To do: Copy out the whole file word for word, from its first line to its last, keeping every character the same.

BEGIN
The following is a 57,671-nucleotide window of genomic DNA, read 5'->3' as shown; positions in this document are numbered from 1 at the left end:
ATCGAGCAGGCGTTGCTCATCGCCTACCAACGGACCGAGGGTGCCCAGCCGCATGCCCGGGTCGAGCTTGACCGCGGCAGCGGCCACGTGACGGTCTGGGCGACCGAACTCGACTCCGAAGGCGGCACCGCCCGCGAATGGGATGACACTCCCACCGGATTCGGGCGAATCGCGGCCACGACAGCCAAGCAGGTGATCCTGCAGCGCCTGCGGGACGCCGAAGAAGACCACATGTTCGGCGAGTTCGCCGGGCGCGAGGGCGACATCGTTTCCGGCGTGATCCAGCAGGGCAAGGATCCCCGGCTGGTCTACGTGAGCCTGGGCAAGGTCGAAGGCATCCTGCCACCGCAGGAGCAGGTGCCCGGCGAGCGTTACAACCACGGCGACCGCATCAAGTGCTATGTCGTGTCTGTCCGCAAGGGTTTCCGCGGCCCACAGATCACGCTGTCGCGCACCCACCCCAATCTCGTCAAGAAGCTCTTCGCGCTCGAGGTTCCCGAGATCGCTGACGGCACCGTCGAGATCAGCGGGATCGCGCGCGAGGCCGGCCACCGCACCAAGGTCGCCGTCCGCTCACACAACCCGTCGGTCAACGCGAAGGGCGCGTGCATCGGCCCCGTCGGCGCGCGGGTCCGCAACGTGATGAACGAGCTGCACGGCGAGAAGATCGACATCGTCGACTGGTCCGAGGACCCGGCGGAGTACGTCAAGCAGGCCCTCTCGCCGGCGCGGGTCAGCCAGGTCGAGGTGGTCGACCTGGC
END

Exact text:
The following is a 57,671-nucleotide window of genomic DNA, read 5'->3' as shown; positions in this document are numbered from 1 at the left end:
ATCGAGCAGGCGTTGCTCATCGCCTACCAACGGACCGAGGGTGCCCAGCCGCATGCCCGGGTCGAGCTTGACCGCGGCAGCGGCCACGTGACGGTCTGGGCGACCGAACTCGACTCCGAAGGCGGCACCGCCCGCGAATGGGATGACACTCCCACCGGATTCGGGCGAATCGCGGCCACGACAGCCAAGCAGGTGATCCTGCAGCGCCTGCGGGACGCCGAAGAAGACCACATGTTCGGCGAGTTCGCCGGGCGCGAGGGCGACATCGTTTCCGGCGTGATCCAGCAGGGCAAGGATCCCCGGCTGGTCTACGTGAGCCTGGGCAAGGTCGAAGGCATCCTGCCACCGCAGGAGCAGGTGCCCGGCGAGCGTTACAACCACGGCGACCGCATCAAGTGCTATGTCGTGTCTGTCCGCAAGGGTTTCCGCGGCCCACAGATCACGCTGTCGCGCACCCACCCCAATCTCGTCAAGAAGCTCTTCGCGCTCGAGGTTCCCGAGATCGCTGACGGCACCGTCGAGATCAGCGGGATCGCGCGCGAGGCCGGCCACCGCACCAAGGTCGCCGTCCGCTCACACAACCCGTCGGTCAACGCGAAGGGCGCGTGCATCGGCCCCGTCGGCGCGCGGGTCCGCAACGTGATGAACGAGCTGCACGGCGAGAAGATCGACATCGTCGACTGGTCCGAGGACCCGGCGGAGTACGTCAAGCAGGCCCTCTCGCCGGCGCGGGTCAGCCAGGTCGAGGTGGTCGACCTGGC